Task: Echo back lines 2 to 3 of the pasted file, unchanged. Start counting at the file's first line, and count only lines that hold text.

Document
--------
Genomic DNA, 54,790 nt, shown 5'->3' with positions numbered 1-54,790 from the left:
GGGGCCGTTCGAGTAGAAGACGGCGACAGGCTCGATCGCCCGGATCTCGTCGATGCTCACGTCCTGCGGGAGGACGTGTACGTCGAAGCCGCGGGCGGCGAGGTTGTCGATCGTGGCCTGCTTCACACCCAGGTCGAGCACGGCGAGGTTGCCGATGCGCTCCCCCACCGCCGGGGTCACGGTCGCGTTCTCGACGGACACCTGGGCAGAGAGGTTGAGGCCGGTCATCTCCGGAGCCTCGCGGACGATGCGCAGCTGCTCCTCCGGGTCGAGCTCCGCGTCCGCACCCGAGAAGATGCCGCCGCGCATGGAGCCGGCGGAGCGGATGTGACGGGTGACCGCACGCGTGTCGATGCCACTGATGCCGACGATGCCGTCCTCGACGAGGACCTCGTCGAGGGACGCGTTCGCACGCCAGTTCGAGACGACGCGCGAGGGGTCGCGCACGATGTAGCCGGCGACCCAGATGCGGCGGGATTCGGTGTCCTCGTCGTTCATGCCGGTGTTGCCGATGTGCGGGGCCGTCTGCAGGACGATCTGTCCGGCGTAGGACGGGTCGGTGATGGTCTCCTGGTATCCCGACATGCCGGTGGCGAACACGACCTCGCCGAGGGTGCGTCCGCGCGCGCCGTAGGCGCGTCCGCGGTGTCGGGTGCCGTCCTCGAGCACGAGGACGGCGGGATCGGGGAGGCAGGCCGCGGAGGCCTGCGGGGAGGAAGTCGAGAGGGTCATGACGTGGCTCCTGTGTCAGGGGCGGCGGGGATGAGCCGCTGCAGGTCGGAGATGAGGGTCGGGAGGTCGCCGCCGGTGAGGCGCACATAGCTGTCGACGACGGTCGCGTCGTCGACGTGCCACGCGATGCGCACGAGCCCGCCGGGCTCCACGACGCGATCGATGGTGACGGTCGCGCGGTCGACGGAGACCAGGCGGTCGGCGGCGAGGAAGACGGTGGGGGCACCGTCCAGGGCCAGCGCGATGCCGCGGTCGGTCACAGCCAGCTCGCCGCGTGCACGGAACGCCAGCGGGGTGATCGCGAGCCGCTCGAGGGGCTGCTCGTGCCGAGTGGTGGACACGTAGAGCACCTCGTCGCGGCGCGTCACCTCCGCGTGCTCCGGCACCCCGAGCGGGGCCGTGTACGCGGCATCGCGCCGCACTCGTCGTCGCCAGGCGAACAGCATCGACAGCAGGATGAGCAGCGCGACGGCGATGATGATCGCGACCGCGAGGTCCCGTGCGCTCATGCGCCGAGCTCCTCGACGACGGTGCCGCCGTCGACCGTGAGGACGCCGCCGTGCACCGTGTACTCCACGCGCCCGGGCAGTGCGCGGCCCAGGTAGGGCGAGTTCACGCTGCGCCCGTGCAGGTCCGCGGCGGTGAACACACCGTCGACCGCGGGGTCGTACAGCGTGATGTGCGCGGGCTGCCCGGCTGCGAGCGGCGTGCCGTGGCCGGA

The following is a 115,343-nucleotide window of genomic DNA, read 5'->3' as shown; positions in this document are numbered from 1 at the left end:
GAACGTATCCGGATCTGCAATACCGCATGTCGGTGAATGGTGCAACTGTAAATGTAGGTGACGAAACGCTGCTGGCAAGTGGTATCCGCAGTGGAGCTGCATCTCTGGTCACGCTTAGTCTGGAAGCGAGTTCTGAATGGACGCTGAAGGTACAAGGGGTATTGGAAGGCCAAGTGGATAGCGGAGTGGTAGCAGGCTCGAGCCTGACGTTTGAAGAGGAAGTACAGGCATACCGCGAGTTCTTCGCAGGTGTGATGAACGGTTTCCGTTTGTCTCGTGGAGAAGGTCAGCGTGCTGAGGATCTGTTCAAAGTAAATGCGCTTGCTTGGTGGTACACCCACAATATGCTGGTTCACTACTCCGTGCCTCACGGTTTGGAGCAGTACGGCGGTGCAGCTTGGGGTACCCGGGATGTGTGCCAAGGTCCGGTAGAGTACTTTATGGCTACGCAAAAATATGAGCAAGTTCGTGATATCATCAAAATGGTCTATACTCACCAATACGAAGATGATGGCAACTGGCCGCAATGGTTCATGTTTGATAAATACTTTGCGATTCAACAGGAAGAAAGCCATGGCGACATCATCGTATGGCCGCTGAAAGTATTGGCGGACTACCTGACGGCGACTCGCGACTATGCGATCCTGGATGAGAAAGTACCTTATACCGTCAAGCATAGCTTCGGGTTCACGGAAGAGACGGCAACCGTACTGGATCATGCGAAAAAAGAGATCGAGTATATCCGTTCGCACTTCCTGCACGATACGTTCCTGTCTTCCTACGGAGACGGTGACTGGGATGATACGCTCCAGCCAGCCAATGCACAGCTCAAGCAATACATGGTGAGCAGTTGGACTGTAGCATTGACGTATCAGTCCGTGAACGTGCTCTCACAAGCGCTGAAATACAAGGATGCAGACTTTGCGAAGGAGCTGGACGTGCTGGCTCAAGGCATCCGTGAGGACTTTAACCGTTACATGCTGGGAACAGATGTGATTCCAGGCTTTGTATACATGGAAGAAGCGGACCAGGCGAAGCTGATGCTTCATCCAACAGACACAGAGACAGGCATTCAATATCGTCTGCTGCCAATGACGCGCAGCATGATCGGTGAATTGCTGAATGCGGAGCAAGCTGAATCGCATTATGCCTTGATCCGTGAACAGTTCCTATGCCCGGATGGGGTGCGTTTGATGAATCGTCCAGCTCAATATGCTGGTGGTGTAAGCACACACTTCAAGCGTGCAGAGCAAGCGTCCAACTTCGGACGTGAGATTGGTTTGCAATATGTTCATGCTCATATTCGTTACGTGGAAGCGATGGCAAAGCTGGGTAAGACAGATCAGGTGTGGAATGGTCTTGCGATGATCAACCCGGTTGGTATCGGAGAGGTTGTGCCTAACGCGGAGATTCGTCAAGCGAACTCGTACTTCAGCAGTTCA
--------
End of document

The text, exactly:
GGGGCCGTTCGAGTAGAAGACGGCGACAGGCTCGATCGCCCGGATCTCGTCGATGCTCACGTCCTGCGGGAGGACGTGTACGTCGAAGCCGCGGGCGGCGAGGTTGTCGATCGTGGCCTGCTTCACACCCAGGTCGAGCACGGCGAGGTTGCCGATGCGCTCCCCCACCGCCGGGGTCACGGTCGCGTTCTCGACGGACACCTGGGCAGAGAGGTTGAGGCCGGTCATCTCCGGAGCCTCGCGGACGATGCGCAGCTGCTCCTCCGGGTCGAGCTCCGCGTCCGCACCCGAGAAGATGCCGCCGCGCATGGAGCCGGCGGAGCGGATGTGACGGGTGACCGCACGCGTGTCGATGCCACTGATGCCGACGATGCCGTCCTCGACGAGGACCTCGTCGAGGGACGCGTTCGCACGCCAGTTCGAGACGACGCGCGAGGGGTCGCGCACGATGTAGCCGGCGACCCAGATGCGGCGGGATTCGGTGTCCTCGTCGTTCATGCCGGTGTTGCCGATGTGCGGGGCCGTCTGCAGGACGATCTGTCCGGCGTAGGACGGGTCGGTGATGGTCTCCTGGTATCCCGACATGCCGGTGGCGAACACGACCTCGCCGAGGGTGCGTCCGCGCGCGCCGTAGGCGCGTCCGCGGTGTCGGGTGCCGTCCTCGAGCACGAGGACGGCGGGATCGGGGAGGCAGGCCGCGGAGGCCTGCGGGGAGGAAGTCGAGAGGGTCATGACGTGGCTCCTGTGTCAGGGGCGGCGGGGATGAGCCGCTGCAGGTCGGAGATGAGGGTCGGGAGGTCGCCGCCGGTGAGGCGCACATAGCTGTCGACGACGGTCGCGTCGTCGACGTGCCACGCGATGCGCACGAGCCCGCCGGGCTCCACGACGCGATCGATGGTGACGGTCGCGCGGTCGACGGAGACCAGGCGGTCGGCGGCGAGGAAGACGGTGGGGGCACCGTCCAGGGCCAGCGCGATGCCGCGGTCGGTCACAGCCAGCTCGCCGCGTGCACGGAACGCCAGCGGGGTGATCGCGAGCCGCTCGAGGGGCTGCTCGTGCCGAGTGGTGGACACGTAGAGCACCTCGTCGCGGCGCGTCACCTCCGCGTGCTCCGGCACCCCGAGCGGGGCCGTGTACGCGGCATCGCGCCGCACTCGTCGTCGCCAGGCGAACAGCATCGACAGCAGGATGAGCAGCGCGACGGCGATGATGATCGCGACCGCGAGGTCCCGTGCGCTCATGCGCCGAGCTCCTCGACGACGGTGCCGCCGTCGACCGTGAGGACGCCGCCGTGCACCGTGTACTCCACGCGCCCGGGCAGTGCGCGGCCCAGGTAGGGCGAGTTCACGCTGCGCCCGTGCAGGTCCGCGGCGGTGAACACACCGTCGACCGCGGGGTCGTACAGCGTGATGTGCGCGGGCTGCCCGGCTGCGAGCGGCGTGCCGTGGCCGGA

The following is a 115,343-nucleotide window of genomic DNA, read 5'->3' as shown; positions in this document are numbered from 1 at the left end: